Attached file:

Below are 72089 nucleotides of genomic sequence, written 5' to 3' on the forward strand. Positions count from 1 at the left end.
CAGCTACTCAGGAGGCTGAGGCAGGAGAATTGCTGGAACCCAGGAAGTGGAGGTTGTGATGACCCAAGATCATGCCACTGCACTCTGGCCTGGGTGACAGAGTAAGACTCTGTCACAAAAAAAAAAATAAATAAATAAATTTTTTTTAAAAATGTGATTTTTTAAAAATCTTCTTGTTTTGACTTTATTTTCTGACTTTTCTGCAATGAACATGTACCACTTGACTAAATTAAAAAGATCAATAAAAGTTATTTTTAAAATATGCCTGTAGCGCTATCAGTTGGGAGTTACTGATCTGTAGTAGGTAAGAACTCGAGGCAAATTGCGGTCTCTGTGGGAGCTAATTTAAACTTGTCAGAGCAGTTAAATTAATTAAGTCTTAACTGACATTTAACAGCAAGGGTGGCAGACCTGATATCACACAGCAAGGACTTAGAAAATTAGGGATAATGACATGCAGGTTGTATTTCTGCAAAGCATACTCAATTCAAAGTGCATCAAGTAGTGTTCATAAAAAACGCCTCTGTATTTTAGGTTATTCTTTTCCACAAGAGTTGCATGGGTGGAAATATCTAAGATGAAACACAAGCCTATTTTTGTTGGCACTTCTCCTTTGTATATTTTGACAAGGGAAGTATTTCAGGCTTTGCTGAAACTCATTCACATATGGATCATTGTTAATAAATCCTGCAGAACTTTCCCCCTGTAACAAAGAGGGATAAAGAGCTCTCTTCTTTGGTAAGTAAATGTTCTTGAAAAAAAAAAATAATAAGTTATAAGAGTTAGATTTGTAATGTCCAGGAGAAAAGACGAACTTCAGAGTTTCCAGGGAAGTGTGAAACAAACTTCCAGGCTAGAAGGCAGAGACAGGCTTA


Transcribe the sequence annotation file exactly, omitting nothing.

Below are 72089 nucleotides of genomic sequence, written 5' to 3' on the forward strand. Positions count from 1 at the left end.
CAGCTACTCAGGAGGCTGAGGCAGGAGAATTGCTGGAACCCAGGAAGTGGAGGTTGTGATGACCCAAGATCATGCCACTGCACTCTGGCCTGGGTGACAGAGTAAGACTCTGTCACAAAAAAAAAAATAAATAAATAAATTTTTTTTAAAAATGTGATTTTTTAAAAATCTTCTTGTTTTGACTTTATTTTCTGACTTTTCTGCAATGAACATGTACCACTTGACTAAATTAAAAAGATCAATAAAAGTTATTTTTAAAATATGCCTGTAGCGCTATCAGTTGGGAGTTACTGATCTGTAGTAGGTAAGAACTCGAGGCAAATTGCGGTCTCTGTGGGAGCTAATTTAAACTTGTCAGAGCAGTTAAATTAATTAAGTCTTAACTGACATTTAACAGCAAGGGTGGCAGACCTGATATCACACAGCAAGGACTTAGAAAATTAGGGATAATGACATGCAGGTTGTATTTCTGCAAAGCATACTCAATTCAAAGTGCATCAAGTAGTGTTCATAAAAAACGCCTCTGTATTTTAGGTTATTCTTTTCCACAAGAGTTGCATGGGTGGAAATATCTAAGATGAAACACAAGCCTATTTTTGTTGGCACTTCTCCTTTGTATATTTTGACAAGGGAAGTATTTCAGGCTTTGCTGAAACTCATTCACATATGGATCATTGTTAATAAATCCTGCAGAACTTTCCCCCTGTAACAAAGAGGGATAAAGAGCTCTCTTCTTTGGTAAGTAAATGTTCTTGAAAAAAAAAAATAATAAGTTATAAGAGTTAGATTTGTAATGTCCAGGAGAAAAGACGAACTTCAGAGTTTCCAGGGAAGTGTGAAACAAACTTCCAGGCTAGAAGGCAGAGACAGGCTTA